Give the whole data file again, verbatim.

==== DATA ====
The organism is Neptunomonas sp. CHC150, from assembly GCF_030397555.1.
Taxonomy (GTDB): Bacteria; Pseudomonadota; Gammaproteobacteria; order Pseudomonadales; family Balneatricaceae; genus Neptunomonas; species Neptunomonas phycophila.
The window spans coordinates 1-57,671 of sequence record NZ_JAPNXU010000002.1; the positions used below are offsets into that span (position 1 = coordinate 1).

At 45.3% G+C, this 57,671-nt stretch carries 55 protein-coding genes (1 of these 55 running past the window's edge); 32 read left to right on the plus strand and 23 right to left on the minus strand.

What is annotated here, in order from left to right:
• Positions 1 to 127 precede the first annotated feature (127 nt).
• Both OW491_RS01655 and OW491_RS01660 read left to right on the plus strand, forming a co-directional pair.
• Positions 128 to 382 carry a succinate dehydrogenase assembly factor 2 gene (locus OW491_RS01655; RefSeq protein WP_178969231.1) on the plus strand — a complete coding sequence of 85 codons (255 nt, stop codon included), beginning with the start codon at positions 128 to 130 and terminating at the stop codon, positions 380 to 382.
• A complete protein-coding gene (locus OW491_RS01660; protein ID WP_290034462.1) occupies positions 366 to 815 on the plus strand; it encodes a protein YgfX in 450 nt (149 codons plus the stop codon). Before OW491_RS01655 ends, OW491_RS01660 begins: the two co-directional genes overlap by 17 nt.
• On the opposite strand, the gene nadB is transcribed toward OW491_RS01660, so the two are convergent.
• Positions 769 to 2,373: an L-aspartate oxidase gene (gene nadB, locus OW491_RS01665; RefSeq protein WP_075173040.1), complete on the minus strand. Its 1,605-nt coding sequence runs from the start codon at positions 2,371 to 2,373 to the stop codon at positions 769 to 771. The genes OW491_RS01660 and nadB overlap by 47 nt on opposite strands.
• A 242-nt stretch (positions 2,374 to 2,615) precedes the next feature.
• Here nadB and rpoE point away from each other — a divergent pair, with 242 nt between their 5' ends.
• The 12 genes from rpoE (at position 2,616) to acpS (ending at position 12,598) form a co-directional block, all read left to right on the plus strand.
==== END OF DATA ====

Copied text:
The organism is Neptunomonas sp. CHC150, from assembly GCF_030397555.1.
Taxonomy (GTDB): Bacteria; Pseudomonadota; Gammaproteobacteria; order Pseudomonadales; family Balneatricaceae; genus Neptunomonas; species Neptunomonas phycophila.
The window spans coordinates 1-57,671 of sequence record NZ_JAPNXU010000002.1; the positions used below are offsets into that span (position 1 = coordinate 1).

At 45.3% G+C, this 57,671-nt stretch carries 55 protein-coding genes (1 of these 55 running past the window's edge); 32 read left to right on the plus strand and 23 right to left on the minus strand.

What is annotated here, in order from left to right:
• Positions 1 to 127 precede the first annotated feature (127 nt).
• Both OW491_RS01655 and OW491_RS01660 read left to right on the plus strand, forming a co-directional pair.
• Positions 128 to 382 carry a succinate dehydrogenase assembly factor 2 gene (locus OW491_RS01655; RefSeq protein WP_178969231.1) on the plus strand — a complete coding sequence of 85 codons (255 nt, stop codon included), beginning with the start codon at positions 128 to 130 and terminating at the stop codon, positions 380 to 382.
• A complete protein-coding gene (locus OW491_RS01660; protein ID WP_290034462.1) occupies positions 366 to 815 on the plus strand; it encodes a protein YgfX in 450 nt (149 codons plus the stop codon). Before OW491_RS01655 ends, OW491_RS01660 begins: the two co-directional genes overlap by 17 nt.
• On the opposite strand, the gene nadB is transcribed toward OW491_RS01660, so the two are convergent.
• Positions 769 to 2,373: an L-aspartate oxidase gene (gene nadB, locus OW491_RS01665; RefSeq protein WP_075173040.1), complete on the minus strand. Its 1,605-nt coding sequence runs from the start codon at positions 2,371 to 2,373 to the stop codon at positions 769 to 771. The genes OW491_RS01660 and nadB overlap by 47 nt on opposite strands.
• A 242-nt stretch (positions 2,374 to 2,615) precedes the next feature.
• Here nadB and rpoE point away from each other — a divergent pair, with 242 nt between their 5' ends.
• The 12 genes from rpoE (at position 2,616) to acpS (ending at position 12,598) form a co-directional block, all read left to right on the plus strand.